Public Water, Now?

Well, they're back! A local group of activists called Public Water Now thinks that doing the same thing over again will have a different result. That thing involves yet another ballot measure asking Monterey Peninsula voters if we want to buy out the privately owned local water company, California-American Water (Cal-Am), and turn it into a publicly owned utility. After two failed attempts in recent years, PWN seems to think this time will be different. 

They may have a point. In the two years since their last attempt, Measure O, failed, Cal-Am took Peninsula ratepayers for a ride with a wholly unethical rate increase. During the drought Peninsula water customers did their best to conserve water, resulting in less water passing through our water meters which in turn resulted in less money flowing into Cal-Am's bottom line. Cal-Am never claimed that they were losing money, but they did argue before the California Public Utilities Commission that their profits were not as great as they “should” have been. The corporate puppets at the PUC agreed that Cal-Am could collect those expected profits retroactively by adding them to our water bills for the next five years. Needless to say Peninsula ratepayers are fuming. 

So the political climate may be right for a successful third attempt. But before we dive into a public takeover we need a cold, hard reality check. 

PWN's arguments for a public water company include more local control, better accountability, no need to satisfy shareholders with profits, and lower water bills. While the first three points seem to me self-evident, the fourth is not so clear.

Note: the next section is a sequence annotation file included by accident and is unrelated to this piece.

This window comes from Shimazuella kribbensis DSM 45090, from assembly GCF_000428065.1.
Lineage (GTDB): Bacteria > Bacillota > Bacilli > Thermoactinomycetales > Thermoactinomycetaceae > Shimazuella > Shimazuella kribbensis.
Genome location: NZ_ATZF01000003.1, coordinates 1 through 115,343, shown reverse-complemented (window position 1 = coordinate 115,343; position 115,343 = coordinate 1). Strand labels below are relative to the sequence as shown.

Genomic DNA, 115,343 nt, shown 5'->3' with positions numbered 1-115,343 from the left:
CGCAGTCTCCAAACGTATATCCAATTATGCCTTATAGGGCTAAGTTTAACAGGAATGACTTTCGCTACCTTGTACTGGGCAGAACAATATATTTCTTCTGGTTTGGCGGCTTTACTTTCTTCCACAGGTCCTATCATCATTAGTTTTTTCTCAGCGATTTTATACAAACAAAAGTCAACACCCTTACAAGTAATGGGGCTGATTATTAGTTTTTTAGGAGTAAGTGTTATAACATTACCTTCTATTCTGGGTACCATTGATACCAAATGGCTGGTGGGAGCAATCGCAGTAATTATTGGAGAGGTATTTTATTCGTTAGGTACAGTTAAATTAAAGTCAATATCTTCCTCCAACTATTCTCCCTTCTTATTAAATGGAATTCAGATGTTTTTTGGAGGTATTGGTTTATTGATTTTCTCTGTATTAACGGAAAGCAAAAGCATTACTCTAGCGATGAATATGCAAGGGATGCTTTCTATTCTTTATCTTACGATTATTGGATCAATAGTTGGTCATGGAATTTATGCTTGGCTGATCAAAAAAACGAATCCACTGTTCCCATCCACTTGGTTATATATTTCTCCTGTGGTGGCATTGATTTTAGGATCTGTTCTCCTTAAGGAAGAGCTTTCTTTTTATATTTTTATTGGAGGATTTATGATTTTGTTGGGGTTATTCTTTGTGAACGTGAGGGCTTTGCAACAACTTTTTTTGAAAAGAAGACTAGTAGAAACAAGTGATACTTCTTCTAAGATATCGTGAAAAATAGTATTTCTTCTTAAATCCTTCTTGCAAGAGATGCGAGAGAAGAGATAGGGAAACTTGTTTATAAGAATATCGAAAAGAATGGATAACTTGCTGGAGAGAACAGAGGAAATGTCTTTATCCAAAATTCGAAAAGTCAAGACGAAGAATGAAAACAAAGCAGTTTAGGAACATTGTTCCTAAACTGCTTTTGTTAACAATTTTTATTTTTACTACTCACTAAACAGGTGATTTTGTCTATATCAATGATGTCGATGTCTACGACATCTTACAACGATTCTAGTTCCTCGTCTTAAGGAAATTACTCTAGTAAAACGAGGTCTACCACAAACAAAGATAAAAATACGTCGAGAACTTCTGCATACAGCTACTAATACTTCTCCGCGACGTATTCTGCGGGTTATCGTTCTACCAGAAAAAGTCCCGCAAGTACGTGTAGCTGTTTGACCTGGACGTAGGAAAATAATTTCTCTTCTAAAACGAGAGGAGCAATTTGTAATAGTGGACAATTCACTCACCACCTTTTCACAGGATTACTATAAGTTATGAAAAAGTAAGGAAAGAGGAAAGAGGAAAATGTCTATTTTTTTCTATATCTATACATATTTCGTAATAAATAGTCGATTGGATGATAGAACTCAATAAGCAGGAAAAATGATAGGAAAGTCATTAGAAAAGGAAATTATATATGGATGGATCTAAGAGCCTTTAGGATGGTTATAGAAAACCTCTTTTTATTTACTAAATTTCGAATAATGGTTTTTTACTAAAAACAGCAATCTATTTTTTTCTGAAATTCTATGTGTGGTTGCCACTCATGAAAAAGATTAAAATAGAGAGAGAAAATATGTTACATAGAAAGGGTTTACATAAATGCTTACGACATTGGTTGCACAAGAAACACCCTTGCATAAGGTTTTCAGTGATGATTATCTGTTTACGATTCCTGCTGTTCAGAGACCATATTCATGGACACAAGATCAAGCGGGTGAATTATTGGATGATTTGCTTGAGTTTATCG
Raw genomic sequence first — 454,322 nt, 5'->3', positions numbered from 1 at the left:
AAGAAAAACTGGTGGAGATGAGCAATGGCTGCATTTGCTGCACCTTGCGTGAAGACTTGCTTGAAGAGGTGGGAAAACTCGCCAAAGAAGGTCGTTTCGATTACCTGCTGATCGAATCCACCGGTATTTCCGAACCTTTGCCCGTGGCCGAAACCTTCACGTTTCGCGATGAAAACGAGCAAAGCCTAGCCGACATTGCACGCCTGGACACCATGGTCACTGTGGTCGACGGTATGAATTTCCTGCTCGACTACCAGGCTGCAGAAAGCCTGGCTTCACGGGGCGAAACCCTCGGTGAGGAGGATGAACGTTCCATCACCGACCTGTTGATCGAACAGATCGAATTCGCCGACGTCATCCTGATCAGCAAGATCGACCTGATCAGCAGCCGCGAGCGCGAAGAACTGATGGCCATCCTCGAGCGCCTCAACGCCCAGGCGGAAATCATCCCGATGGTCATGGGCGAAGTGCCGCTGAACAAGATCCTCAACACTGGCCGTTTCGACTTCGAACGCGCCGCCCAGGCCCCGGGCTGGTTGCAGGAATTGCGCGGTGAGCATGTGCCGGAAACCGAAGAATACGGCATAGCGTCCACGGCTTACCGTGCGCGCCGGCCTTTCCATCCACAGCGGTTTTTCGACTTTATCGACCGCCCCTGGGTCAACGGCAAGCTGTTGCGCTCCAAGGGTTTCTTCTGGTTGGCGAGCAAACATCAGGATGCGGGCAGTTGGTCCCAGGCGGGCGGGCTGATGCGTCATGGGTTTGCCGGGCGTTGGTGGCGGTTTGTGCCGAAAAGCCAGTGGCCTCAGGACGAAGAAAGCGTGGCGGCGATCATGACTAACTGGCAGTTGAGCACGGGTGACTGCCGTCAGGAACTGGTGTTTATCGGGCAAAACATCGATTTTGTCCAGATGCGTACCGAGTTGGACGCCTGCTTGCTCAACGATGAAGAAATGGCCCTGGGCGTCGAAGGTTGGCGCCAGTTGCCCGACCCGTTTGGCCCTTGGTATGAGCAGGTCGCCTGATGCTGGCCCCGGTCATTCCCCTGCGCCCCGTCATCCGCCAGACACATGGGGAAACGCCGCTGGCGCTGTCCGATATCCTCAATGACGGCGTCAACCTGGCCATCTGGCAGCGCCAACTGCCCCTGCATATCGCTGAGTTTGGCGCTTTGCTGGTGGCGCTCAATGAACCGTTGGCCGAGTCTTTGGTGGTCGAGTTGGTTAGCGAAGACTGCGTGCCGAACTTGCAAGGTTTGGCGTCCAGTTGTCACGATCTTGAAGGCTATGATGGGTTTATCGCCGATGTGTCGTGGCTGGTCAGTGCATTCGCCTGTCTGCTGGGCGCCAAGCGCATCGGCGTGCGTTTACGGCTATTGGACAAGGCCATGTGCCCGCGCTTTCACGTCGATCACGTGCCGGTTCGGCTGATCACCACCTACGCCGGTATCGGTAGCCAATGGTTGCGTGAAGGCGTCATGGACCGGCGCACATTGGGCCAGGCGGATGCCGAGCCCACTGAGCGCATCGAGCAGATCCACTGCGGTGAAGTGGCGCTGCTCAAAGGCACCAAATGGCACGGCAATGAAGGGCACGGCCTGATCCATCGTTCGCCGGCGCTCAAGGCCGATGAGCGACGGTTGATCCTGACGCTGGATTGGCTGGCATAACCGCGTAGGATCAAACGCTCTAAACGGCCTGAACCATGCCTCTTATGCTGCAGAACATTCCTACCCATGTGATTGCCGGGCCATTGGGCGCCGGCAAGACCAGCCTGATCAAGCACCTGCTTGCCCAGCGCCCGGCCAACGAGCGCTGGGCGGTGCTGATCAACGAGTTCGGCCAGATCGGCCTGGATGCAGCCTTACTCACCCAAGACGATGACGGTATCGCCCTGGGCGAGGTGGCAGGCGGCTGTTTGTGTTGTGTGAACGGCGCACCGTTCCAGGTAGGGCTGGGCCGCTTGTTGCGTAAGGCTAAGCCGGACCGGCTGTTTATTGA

PWN points to public water systems nationwide which have lower rates than we currently have. According to a chart on PWN's home page, Cal-Am's water bills are the ninth highest in the nation, and that seven out of the top ten communities with the highest water bills are served by privately owned water companies like Cal-Am. Based on this we are asked to conclude that a public buyout of Cal-Am would result in lower rates here on the Monterey Peninsula. 

But is that really true? Most public water utilities were publicly owned from the beginning. Their systems were built up gradually over 80, 90, or 100 years, maybe more, and their financial investments in water infrastructure were also spread out over as many years. These public systems are therefore mostly, if not entirely, paid for. 

By contrast, a public buyout of Cal-Am would require us to pay for an entire municipal water delivery system all at once. I have no idea how much that would cost, and I couldn't find any hints on PWN's website, but I think it is safe to say it will cost an awful lot. I sincerely doubt that any local public agency has enough cash on hand to pay an awful lot, so a buyout would have to be financed over a long period of time on the order of 20-30 years, maybe more. During that time the debt burden – principal and interest – would have to be added to our water bills. 

Maybe, just maybe, the debt payments would be offset by eliminating profits paid to shareholders or other cost savings. But maybe the debt would actually cause our water bills to go up for a few decades until the system is paid for. The fact is nobody really knows for sure because nobody knows how much it would cost to buy Cal-Am. So when anyone says a public takeover of Cal-Am will automatically result in lower water bills, give them a wide berth. Until somebody produces actual numbers specific to our situation, rather than spouting statistics about public systems in general, I reserve the right to be skeptical and suggest you do the same.

Carmel River Lagoon>


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